Few arts groups are able to announce whopping gifts totaling $21.5 million at their annual meeting — as Seattle Opera did Tuesday at McCaw Hall.

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Few arts groups are able to announce whopping gifts totaling $21.5 million at their annual meeting — as Seattle Opera did Tuesday at McCaw Hall.

Not surprisingly, the company is expected to balance its projected $21 million budget for the 2006-07 season.

The recent gifts to Seattle Opera include $15 million from Gerard (Jerry) Hanauer, with $10 million going to the company’s endowment and $4 million to be used in annual support over the next four years; the final $1 million will be given later, as it’s incorporated in Hanauer’s estate plan.

The next five seasons will also see a total of $5 million from the Nesholm Family Foundation and John and Laurel Nesholm, to be used for artistic initiatives (including the commissioning of a new opera for 2010). And Susanne F. Hubbach has given the company $1.5 million, one-third of that for the endowment and the rest for the support of annual operations through 2012.

All the donors are longtime supporters of the company. Hanauer commended Seattle Opera’s “beauty and excellence,” adding, “My company, Pacific Coast Feather Co., is a world-class company, and I have had for numerous years now the same feeling about Seattle Opera.” The Hanauer gift will more than double Seattle Opera’s endowment, bringing the total assets to $18.6 million.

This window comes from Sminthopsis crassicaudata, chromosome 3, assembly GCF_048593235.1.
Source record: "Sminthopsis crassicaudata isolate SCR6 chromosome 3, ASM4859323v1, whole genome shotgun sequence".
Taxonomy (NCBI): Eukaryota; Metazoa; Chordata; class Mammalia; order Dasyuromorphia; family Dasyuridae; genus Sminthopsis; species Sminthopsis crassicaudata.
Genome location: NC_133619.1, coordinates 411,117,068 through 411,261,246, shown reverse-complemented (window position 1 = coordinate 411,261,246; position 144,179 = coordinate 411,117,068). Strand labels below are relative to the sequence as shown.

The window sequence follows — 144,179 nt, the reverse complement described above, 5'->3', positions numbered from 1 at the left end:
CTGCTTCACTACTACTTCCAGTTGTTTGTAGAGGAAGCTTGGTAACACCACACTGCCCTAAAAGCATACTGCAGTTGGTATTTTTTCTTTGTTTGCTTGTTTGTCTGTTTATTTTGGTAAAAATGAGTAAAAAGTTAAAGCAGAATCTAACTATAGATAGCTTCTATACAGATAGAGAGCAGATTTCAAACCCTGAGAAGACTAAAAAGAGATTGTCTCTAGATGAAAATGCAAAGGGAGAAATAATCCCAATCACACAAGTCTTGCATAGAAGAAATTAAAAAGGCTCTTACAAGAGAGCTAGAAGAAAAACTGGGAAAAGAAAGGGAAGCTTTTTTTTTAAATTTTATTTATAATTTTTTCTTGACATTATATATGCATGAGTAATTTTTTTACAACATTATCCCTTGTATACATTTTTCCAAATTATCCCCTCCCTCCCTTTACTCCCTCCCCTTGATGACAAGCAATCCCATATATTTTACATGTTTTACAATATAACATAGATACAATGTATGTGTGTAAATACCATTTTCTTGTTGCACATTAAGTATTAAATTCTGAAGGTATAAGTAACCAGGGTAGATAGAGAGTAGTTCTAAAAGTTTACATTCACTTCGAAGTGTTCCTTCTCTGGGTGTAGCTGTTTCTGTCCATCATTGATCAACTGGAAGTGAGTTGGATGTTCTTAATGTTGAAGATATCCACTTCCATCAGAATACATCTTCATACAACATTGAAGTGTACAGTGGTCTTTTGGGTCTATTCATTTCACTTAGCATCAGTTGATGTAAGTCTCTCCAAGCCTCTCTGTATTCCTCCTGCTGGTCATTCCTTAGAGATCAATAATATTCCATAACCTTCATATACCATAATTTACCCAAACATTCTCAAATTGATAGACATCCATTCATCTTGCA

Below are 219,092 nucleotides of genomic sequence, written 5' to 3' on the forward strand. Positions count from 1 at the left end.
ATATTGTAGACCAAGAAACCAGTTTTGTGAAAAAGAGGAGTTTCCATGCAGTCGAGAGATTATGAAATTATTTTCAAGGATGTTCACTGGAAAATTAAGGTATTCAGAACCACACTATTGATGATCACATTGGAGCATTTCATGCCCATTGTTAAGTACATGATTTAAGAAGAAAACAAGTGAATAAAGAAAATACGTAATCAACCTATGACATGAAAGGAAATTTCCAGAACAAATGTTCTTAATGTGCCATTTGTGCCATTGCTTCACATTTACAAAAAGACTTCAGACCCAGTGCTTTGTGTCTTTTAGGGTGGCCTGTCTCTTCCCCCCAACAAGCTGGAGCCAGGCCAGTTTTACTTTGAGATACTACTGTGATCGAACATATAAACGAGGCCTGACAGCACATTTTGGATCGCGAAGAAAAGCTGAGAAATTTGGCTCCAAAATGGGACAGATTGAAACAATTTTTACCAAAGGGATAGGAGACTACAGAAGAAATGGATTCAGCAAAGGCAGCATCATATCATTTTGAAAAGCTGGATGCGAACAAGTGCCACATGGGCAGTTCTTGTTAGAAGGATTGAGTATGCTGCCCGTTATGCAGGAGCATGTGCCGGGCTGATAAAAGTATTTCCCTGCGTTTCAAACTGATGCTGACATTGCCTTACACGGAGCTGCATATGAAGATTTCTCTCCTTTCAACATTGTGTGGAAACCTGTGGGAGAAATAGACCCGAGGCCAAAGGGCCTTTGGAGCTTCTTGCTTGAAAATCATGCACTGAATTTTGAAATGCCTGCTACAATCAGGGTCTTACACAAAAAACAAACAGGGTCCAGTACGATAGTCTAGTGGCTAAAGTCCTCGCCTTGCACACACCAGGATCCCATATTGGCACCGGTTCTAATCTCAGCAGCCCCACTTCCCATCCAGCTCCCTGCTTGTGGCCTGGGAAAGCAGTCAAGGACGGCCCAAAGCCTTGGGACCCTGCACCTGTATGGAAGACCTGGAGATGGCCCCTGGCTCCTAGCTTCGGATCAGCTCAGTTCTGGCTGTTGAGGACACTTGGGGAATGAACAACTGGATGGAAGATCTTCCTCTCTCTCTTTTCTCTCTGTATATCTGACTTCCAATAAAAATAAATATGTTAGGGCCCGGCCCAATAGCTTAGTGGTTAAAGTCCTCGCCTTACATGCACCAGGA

The Nesholms have attended every Seattle Opera production since 1969, not long after they met, and long have been among the company’s most generous and committed supporters. John Nesholm said, “We feel that it is important to be able to realize Seattle Opera’s exciting plans for future productions.” Hubbach said she was “happy to help [Seattle Opera] continue to be one of the best opera companies in the world.”

“We’re thrilled about these gifts,” said Speight Jenkins, general director of Seattle Opera. “Because of constantly escalating costs, we couldn’t continue to present opera at the highest level without this support. We’re working for our future, for my successor, to ensure that there is a stable base for our company. It’s a tremendous responsibility to balance our budget, and we have done so for 13 of the last 14 budgets — I’m very happy about that.”

Audited financial information for Seattle Opera will not be available until December. The company’s next production is Wagner’s “The Flying Dutchman,” which opens Aug. 4 — an appropriate title for a company that’s flying high at the moment.

Two Artists of the Year were announced at the meeting as well. In the performer category, honored was Mariusz Kwiecien, who appeared on the Seattle Opera stage as the Don in “Don Giovanni” earlier this season. Picked in the conductor/designer/director category was conductor Asher Fisch. Fisch will conduct the Opera’s summer production, “The Flying Dutchman,” currently in rehearsals.

Melinda Bargreen: mbargreen@seattletimes.com